Psalm 22

Written by admin on November 4th, 2006

Jesus quoted a portion of this psalm as he hung dying on the cross. It certainly captures the essence of the great suffering he endured.

The response to the suffering of the cross, “My God, My God, why has thou forsaken me.” was hard for me as a literalistic young minister to harmonize. That is to say, that I looked at anything that Jesus said as literal and as absolute truth.  Surely, God had not actually forsaken his son.  Years later when I learned that Jesus was quoting from David’s song, I was greatly relieved.

Surely, Jesus was communicating to those around the cross in a way that they could understand his anguish. David continued in his song that his ancestors had trusted in God and their trust had been correct, so by implication Jesus was saying that he fully anticipated that the Father would bring him through to victory.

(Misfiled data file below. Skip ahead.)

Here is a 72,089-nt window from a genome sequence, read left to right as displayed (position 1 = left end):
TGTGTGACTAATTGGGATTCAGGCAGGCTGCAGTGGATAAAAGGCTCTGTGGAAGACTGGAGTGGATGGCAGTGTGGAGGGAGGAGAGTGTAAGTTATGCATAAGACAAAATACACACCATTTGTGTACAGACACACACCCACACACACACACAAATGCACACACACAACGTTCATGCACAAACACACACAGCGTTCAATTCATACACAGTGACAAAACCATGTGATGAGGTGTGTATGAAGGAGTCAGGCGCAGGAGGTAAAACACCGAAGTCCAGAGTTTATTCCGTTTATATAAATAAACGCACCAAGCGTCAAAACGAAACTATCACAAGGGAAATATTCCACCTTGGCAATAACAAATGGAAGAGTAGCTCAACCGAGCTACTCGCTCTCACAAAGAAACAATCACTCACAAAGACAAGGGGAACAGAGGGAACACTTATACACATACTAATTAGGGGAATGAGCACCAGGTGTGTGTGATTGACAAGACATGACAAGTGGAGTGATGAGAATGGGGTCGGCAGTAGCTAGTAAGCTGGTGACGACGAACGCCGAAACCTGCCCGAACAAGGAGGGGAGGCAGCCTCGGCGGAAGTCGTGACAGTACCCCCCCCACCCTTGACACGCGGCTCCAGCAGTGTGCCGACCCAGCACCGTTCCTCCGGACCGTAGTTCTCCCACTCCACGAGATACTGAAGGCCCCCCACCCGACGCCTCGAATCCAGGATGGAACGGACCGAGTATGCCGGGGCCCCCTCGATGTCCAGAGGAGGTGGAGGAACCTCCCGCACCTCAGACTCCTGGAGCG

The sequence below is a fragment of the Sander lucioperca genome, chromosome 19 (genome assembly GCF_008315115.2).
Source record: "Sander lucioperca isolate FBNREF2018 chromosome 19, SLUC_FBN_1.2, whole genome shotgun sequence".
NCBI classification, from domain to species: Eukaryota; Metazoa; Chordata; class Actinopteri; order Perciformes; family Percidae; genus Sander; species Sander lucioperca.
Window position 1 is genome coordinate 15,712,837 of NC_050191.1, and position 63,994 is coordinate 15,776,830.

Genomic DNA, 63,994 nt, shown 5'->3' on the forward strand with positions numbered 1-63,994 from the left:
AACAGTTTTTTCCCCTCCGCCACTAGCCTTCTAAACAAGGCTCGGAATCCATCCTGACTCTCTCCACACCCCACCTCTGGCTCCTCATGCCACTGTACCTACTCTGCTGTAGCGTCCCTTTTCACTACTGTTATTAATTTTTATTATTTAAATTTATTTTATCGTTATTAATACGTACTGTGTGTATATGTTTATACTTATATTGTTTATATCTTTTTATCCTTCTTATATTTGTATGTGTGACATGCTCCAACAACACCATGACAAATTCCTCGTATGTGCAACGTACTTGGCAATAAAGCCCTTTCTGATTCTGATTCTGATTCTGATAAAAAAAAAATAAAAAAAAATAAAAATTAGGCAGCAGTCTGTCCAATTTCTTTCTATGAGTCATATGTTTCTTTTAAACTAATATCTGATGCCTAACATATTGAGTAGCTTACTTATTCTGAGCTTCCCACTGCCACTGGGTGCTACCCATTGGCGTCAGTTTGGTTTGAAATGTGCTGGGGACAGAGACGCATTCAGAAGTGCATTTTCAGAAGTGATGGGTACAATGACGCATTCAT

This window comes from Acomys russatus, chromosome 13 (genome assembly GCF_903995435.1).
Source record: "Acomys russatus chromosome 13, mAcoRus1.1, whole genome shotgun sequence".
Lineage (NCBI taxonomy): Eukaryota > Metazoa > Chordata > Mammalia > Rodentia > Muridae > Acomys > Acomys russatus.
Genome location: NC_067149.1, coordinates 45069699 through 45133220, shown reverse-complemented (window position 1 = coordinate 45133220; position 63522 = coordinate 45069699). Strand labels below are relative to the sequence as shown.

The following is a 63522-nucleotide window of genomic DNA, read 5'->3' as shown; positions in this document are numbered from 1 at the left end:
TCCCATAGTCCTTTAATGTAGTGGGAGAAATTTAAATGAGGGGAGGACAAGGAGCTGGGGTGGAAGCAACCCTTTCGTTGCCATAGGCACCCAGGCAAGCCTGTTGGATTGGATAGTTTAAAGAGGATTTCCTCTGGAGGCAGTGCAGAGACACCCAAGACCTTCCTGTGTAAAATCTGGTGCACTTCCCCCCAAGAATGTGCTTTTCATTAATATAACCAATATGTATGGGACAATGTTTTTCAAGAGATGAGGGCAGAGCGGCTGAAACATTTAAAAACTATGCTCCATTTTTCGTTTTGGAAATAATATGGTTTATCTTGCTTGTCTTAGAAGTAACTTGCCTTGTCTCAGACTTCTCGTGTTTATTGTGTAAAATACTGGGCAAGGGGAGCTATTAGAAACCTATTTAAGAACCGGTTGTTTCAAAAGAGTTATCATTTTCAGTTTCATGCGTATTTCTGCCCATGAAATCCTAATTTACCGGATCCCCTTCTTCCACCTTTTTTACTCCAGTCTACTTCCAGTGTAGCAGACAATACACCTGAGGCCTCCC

As it turned out it was not the victory of an old-time western movie, or of the type expected by those around the cross.  It was a far greater one–resurrection, ascension, advocacy, return to rule.

My primary point in this post is that one must be careful not to allow his or her hermeneutic ideas stand in judgment of the Scriptures.  Truth is there, often many layers of truth, but not necessarily truth that complies with what we bring to the verses.

 

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